The Indiana Publisher

January 2019 IP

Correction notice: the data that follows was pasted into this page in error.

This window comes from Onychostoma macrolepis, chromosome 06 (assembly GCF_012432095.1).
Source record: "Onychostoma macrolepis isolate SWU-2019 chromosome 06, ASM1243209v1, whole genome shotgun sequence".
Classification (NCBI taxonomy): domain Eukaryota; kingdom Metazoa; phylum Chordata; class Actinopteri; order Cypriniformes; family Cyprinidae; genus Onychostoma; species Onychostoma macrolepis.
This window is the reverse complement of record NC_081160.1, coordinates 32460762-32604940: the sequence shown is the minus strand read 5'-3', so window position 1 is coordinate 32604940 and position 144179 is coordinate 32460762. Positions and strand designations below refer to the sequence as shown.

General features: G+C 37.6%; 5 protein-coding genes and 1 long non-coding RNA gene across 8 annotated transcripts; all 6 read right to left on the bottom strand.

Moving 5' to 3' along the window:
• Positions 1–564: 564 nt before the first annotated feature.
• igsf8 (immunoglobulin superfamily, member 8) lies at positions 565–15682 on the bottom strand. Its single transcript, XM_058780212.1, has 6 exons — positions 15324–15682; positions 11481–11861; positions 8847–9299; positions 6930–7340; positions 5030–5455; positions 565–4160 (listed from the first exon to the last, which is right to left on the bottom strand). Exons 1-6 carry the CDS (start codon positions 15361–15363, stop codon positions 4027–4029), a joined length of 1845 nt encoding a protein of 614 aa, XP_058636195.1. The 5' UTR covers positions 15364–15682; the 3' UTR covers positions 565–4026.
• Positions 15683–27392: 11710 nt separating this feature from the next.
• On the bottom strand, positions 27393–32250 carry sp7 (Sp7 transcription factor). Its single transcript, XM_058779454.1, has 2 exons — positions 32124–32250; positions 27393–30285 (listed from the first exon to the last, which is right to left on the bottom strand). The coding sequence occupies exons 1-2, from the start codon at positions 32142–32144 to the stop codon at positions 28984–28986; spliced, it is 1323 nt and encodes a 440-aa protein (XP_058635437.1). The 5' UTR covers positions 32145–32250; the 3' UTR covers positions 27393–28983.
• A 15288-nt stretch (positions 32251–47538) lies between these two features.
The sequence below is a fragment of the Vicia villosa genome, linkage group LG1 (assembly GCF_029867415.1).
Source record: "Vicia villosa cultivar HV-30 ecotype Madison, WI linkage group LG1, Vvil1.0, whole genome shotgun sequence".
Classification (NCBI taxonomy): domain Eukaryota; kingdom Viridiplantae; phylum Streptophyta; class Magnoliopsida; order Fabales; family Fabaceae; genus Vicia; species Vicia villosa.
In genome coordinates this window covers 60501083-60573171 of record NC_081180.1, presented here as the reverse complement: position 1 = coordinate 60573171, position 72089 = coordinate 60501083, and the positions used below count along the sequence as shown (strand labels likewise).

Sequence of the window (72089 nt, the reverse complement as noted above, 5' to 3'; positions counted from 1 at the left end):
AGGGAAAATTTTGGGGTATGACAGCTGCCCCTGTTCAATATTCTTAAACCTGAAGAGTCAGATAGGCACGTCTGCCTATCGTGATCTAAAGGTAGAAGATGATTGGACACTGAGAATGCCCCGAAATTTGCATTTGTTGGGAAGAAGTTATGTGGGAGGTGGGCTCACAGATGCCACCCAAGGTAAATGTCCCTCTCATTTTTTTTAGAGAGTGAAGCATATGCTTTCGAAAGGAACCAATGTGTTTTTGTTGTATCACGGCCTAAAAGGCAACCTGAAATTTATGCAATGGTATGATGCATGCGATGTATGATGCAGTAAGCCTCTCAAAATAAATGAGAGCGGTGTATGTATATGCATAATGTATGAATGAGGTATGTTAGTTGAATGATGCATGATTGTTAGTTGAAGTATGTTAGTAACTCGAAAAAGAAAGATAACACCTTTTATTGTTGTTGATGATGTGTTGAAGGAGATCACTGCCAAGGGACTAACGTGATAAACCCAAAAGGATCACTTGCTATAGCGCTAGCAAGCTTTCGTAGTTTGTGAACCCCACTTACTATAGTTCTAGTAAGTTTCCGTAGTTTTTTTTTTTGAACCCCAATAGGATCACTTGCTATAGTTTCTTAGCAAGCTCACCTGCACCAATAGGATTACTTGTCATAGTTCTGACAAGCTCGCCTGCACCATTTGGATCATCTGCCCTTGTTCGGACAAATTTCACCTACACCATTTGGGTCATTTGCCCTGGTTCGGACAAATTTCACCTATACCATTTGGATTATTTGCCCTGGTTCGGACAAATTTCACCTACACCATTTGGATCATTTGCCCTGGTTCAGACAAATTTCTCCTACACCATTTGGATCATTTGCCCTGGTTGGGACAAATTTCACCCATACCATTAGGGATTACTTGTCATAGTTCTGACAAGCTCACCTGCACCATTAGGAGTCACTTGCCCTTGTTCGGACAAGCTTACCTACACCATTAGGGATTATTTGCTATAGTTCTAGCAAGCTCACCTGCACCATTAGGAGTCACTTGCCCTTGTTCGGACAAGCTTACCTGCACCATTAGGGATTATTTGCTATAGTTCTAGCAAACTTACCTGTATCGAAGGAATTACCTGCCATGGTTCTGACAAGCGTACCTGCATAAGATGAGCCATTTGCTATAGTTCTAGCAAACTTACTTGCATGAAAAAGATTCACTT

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MONTGOMERY, Ala. — Ala- bama's employee pension fund, with nearly 360,000 members and some $44 billion in managed assets, has become sole owner of one of the largest chains of local U.S. newspapers, the company said. CNHI LLC has been acquired by the Retirement Systems of Alabama, the company announced in a statement. The newspaper group includes 68 daily newspa- pers and more than 40 non-dailies plus websites in 22 states. Among CNHI's newspapers in Indiana are The Goshen News, Kokomo Tribune, Anderson Herald-Bulletin and Terre Haute Tribune-Star. CNHI also owns papers in Georgia, Mississippi, New York and Massachusetts. The Montgomery, Ala.-based newspaper group is being spun off Raycom Media Inc., which is being purchased by the Atlanta- based Gray Television Inc. Gray is the owner of WNDU-TV in South Bend. Raycom was owned by the retirement system. CNHI, which began as a small newspaper group in 1997 and previously operated with the state retirement system as its creditor, will gain stability through the acquisition, chief executive Donna Barrett said in the statement. "We are very excited about working with RSA again because of its dedication to the crucial role of newspapers in keeping the public informed on what is happening in their communities and beyond," she said. Financial details weren't announced. The chief executive of the pension fund, David Bronner, said the Alabama system has been invested in the newspaper group for decades, "and we are very comfortable with the investment." Alabama's pension fund has other nontraditional investments including golf courses, airliners and the largest office building in New York City, 55 Water. Publisher The Indiana Volume 84, Issue 1 • January 2019 Published on second Thursday monthly Alabama pension fund purchases CNHI newspaper chain Legislative Preview Knock on wood, everyone. As HSPA continues to read the hundreds of bills that will be filed by state senators and legislators for the 2019 General Assembly, none so far have sought to eliminate the publication of public notices. HSPA is working with Indiana Legal Services and Indianapolis Legal Aid Society to help indigent plaintiffs publish necessary notices so that they can have access to the courts. Jon Laramore, executive director of ILS approached HSPA with its concern. If a poor individual desired to request a legal name change for her children, she would need to give notice of the filing in a local newspaper. Since it's a private-party public notice advertisement, it could cost hundreds of dollars depending upon which county she lives. Laramore and John Floreancig, general counsel of ILAS, explained that the cost might be too steep a cost for that indigent woman, effectively blocking her from initiating the legal action. Both attorneys said the frequency of cases that fit this profile is few and far between. HSPA offered a potential solution that both legal aid groups agreed to endorse, according to HSPA executive director and general counsel Steve Key. Under the proposal if a plaintiff has been granted indigent status by the court, he or she could file a notice that would be eligible for the same discounted rate that the legislature has provided for state and local government units. A task force of the Indiana Supreme Court has signed off on the idea as did the executive committee of HSPA's Board of Directors. Rep. Greg Steuerwald, R-Danville, former chair of the House Judiciary Committee, has pledged to find a home for such language in an appropriate bill during this session. A particular bill that would be ripe for such an amendment has not been identified as of Jan. 7. Another bill that HSPA expects to see filed would concern police body HSPA to address public notices, body cam issues and more See Preview, page 5 Deal involves more than a dozen Indiana papers

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